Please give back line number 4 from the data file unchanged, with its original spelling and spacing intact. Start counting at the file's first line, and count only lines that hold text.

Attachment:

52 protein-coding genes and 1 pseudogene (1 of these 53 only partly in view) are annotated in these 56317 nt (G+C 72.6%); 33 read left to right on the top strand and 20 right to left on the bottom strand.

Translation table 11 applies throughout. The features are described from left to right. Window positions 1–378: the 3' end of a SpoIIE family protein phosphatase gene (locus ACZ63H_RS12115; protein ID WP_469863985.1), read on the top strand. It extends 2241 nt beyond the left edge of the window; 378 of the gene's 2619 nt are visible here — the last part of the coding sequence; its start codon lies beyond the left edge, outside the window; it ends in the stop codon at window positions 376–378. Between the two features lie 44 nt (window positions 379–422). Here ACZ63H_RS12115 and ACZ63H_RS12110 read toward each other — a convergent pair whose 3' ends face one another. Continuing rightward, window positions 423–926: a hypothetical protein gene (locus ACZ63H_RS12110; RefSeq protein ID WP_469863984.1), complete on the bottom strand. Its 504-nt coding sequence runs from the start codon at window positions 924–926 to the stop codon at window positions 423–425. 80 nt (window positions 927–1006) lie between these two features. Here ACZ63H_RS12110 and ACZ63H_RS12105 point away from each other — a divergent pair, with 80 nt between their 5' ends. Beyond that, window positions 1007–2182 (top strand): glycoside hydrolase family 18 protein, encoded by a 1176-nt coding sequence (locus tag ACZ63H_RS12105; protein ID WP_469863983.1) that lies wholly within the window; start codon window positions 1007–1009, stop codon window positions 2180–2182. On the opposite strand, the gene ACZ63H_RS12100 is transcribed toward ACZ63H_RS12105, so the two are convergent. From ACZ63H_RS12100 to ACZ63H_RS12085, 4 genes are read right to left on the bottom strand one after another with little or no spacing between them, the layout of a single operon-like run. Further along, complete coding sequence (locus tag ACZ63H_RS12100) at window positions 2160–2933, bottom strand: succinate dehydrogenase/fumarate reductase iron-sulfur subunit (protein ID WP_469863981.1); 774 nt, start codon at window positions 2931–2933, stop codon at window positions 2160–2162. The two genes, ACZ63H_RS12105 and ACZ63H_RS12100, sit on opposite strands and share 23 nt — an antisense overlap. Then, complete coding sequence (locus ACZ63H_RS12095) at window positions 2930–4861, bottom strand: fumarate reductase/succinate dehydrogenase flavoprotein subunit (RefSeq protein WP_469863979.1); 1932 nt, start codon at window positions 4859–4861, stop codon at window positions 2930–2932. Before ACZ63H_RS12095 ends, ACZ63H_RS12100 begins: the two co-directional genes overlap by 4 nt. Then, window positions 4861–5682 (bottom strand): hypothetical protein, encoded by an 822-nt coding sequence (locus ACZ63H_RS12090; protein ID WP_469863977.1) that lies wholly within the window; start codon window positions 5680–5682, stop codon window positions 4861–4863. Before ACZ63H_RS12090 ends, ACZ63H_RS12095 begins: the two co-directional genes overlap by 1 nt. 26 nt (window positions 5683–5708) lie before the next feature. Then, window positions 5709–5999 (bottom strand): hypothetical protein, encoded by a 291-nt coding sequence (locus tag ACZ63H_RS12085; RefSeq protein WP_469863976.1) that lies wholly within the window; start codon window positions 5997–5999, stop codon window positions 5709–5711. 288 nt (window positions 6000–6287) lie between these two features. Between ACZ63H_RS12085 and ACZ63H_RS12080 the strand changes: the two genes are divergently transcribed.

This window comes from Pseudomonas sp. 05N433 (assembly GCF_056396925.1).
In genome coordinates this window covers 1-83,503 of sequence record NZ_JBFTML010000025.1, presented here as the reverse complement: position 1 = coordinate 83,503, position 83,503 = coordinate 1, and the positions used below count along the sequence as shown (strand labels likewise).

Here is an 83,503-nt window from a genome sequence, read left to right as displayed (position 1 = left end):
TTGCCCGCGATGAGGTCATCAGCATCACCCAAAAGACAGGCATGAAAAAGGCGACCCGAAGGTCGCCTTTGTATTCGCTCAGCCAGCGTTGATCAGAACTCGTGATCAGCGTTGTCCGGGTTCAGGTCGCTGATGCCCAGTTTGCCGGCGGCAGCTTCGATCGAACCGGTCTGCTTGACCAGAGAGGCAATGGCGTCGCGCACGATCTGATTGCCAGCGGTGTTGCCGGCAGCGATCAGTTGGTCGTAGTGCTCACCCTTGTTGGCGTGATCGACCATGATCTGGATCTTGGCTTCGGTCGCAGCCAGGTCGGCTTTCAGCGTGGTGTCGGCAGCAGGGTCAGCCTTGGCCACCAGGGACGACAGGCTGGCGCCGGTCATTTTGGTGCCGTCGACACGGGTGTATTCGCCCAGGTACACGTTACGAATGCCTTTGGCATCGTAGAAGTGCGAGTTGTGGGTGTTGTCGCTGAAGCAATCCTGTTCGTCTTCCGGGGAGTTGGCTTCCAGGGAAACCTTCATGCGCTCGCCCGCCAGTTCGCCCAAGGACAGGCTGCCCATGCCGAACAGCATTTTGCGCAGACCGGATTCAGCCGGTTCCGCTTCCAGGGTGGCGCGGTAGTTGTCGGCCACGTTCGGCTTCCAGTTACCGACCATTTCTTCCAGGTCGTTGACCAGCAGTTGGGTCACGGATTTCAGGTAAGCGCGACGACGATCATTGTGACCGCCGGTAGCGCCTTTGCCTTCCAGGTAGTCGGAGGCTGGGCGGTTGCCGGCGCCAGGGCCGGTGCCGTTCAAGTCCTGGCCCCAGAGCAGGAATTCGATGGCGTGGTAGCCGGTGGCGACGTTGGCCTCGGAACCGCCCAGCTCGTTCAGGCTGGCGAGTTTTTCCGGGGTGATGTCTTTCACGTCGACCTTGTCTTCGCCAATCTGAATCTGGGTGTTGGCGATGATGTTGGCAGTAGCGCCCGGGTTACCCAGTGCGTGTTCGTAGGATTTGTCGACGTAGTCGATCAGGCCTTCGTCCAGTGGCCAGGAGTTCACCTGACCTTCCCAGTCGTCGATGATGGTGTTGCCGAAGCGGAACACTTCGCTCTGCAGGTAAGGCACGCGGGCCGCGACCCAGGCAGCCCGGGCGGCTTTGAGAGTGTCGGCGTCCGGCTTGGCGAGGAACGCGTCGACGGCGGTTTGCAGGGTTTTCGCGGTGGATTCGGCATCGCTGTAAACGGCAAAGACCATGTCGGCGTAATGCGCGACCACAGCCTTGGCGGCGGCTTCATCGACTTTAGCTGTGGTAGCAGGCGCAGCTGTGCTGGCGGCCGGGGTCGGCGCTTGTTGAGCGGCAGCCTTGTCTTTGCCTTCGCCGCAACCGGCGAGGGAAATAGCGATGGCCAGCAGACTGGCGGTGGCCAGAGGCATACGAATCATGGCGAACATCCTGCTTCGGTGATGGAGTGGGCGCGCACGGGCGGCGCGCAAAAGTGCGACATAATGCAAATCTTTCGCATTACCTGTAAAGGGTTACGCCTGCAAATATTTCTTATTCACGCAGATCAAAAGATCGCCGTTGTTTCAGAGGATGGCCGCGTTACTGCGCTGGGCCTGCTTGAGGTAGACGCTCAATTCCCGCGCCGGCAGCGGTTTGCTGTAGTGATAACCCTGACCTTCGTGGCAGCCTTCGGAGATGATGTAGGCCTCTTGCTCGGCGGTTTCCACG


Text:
In genome coordinates this window covers 1-83,503 of sequence record NZ_JBFTML010000025.1, presented here as the reverse complement: position 1 = coordinate 83,503, position 83,503 = coordinate 1, and the positions used below count along the sequence as shown (strand labels likewise).